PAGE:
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By John Dorsey and John Dorsey,Art Critic | February 4, 1992
Lou Stovall has had a silk-screen printmaking studio in Washington since 1968, and in the intervening 23 years has made prints for about 80 artists, by his own estimate. Last year a group show of works by some of those artists, and Stovall himself, opened at the African-American Atelier in Greensboro, N.C., and then went to the Corcoran Gallery in Washington.A smaller version of that show has opened at Dundalk Community College in celebration of Black History Month. Called "Heroes, Teachers and Friends," it contains 24 works by Stovall and 11 colleagues for whom he has made silk-screen prints of their works, including such famous artists as Jacob Lawrence, Elizabeth Catlett and Sam Gilliam.
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ENTERTAINMENT
By Michael Sragow, The Baltimore Sun | May 5, 2011
The 2011 Maryland Film Festival showcases an extraordinary number of movies by filmmakers who grew up in Baltimore or have adopted it as their hometown. Here are a feature director, a documentary maker and a creator of avant-garde fantasy talking about making movies in Mobtown. Josh Slates' "Small Pond" is about a girl who's floundering in the provincial life of Columbia, Mo. Slates says he filmed it in the summer of 2009 as part of a brief homecoming and sabbatical in the Show-Me State.
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ENTERTAINMENT
By Sarah Schaffer and Sarah Schaffer,SUN STAFF | July 17, 2003
The versatility of one medium will be on display, beginning Saturday, at the School 33 Art Center. Declaring Space: Recent Drawings by Baltimore Artists, part of the city's annual Artscape celebration, is a group show that features disparate drawing styles, techniques and subject matter. Each artist's body of work is different, from gestural figure compositions to sketches of graphic forms, but all of the pieces give the viewer a glimpse into the creative processes behind the drawing.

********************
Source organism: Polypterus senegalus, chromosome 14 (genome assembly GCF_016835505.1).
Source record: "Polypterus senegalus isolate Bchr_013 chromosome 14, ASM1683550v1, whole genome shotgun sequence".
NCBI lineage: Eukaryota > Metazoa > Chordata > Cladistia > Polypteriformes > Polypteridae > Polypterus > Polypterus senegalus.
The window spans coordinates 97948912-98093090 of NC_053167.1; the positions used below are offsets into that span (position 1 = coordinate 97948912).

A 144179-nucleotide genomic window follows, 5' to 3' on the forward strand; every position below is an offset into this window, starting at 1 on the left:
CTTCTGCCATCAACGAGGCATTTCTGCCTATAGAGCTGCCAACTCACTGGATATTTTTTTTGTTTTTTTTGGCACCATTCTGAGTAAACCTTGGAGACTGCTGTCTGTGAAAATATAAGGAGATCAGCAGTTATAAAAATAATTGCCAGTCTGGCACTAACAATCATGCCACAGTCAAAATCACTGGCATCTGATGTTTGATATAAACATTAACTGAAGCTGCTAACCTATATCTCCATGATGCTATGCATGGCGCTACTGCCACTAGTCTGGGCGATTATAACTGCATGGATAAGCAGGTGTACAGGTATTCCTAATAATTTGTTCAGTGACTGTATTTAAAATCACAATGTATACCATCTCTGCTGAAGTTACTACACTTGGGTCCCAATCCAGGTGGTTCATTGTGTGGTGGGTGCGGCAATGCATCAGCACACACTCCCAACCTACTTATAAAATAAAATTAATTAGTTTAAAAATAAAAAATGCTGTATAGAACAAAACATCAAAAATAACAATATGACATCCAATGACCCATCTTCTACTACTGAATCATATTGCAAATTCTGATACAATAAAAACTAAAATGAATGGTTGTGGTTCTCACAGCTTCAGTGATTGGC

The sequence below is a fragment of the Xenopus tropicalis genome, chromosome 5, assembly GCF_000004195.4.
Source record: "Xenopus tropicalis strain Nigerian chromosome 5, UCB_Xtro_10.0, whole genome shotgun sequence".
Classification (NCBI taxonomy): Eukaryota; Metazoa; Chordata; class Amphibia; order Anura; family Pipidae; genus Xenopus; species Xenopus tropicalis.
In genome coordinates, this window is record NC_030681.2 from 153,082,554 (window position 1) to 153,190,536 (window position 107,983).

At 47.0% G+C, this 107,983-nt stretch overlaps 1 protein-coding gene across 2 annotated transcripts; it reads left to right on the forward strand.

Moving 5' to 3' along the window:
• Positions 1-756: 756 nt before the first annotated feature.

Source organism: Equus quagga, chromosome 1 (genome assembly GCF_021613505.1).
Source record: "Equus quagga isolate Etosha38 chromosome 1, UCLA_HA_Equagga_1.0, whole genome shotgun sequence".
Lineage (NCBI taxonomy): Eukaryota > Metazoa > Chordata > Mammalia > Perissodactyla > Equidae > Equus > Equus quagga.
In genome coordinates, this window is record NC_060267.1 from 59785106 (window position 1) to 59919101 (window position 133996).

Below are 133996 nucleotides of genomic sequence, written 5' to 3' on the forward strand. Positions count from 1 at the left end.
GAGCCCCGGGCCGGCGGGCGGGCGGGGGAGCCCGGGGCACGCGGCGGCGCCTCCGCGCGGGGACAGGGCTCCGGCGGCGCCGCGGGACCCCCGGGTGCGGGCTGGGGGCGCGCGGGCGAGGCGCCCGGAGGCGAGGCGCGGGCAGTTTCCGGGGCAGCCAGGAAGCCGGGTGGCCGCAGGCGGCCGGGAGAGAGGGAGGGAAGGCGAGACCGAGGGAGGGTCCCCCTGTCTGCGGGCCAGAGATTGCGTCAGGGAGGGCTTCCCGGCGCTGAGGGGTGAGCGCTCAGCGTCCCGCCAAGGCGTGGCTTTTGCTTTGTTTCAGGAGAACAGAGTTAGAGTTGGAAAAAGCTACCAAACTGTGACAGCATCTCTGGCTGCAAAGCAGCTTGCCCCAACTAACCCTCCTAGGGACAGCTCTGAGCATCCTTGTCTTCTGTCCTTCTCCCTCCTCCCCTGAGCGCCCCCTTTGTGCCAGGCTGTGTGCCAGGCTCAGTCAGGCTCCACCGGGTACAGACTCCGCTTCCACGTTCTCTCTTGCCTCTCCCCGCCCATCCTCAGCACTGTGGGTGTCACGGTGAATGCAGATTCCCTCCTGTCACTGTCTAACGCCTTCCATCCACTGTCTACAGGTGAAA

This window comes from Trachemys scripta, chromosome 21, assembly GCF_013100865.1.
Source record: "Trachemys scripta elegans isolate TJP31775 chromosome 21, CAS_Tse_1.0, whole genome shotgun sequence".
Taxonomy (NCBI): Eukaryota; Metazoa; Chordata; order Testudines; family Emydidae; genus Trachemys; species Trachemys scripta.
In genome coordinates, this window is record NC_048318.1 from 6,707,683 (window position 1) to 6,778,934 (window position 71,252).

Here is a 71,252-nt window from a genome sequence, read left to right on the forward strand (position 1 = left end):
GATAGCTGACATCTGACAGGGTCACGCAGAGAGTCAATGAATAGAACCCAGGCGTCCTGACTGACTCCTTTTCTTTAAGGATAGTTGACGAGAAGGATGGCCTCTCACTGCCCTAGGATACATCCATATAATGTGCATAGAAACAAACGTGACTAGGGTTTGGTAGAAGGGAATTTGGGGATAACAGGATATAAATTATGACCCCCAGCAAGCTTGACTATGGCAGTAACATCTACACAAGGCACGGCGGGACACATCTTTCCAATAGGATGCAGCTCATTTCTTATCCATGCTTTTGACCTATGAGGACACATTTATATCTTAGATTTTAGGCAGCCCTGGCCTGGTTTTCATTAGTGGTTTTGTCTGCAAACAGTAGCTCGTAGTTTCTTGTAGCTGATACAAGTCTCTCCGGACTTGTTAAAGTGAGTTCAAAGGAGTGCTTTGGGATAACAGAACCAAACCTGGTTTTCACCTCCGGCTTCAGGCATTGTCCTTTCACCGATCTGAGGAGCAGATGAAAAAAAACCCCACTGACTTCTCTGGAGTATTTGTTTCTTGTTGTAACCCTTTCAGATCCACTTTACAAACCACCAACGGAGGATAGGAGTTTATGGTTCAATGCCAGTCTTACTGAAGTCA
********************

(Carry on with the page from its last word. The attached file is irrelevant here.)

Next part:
NEWS
By Liz Bowie, The Baltimore Sun | February 20, 2011
By the time students get to Matthew Finck's 11th-grade U.S. history class, the Civil War and the assassination of Abraham Lincoln are vague memories, historical facts they haven't heard about since eighth grade. Beyond a very simplistic view of the causes, "they have no knowledge of the Civil War," Finck said. The Catonsville High School teacher does a basic review before he begins teaching his course, which covers the period from 1877 to today. But many of those students will never take another course in U.S. history because most colleges don't require them.
NEWS
July 27, 2007
New -- Artists' Gallery in the American City Building, 10227 Wincopin circle, Columbia, will show Explorations, an all-member show focused on the artists' pursuit of new media, style, subject matter and perspectives, from Monday through Aug. 24. A reception is planned from 6 p.m. to 8 p.m. Aug. 3. Gallery hours are 11 a.m. to 5:30 p.m. Monday through Friday, 9:30 a.m. to 12:30 p.m. Saturday, and by appointment. 410-740-8349.
FEATURES
By John Dorsey and John Dorsey,Sun Art Critic | June 13, 1991
It may be because content restrictions made more imaginative artists decline the opportunity to submit. Or it may be something else. Whatever the cause or causes, the First Annual Visual Arts Competition of the Columbia Festival of the Arts (through June 22) has turned out to be tame, ultra-conservative and thoroughly boring.It is not about issues, it is not about imagination, it is not about creativity, and it is certainly not about anything contemporary. It is about technical ability and safe, old-fashioned, tiresomely familiar subject matter: boats at the water's edge, animals, still life, flowers, here and there a person.
ENTERTAINMENT
By J. Wynn Rousuck | January 31, 2002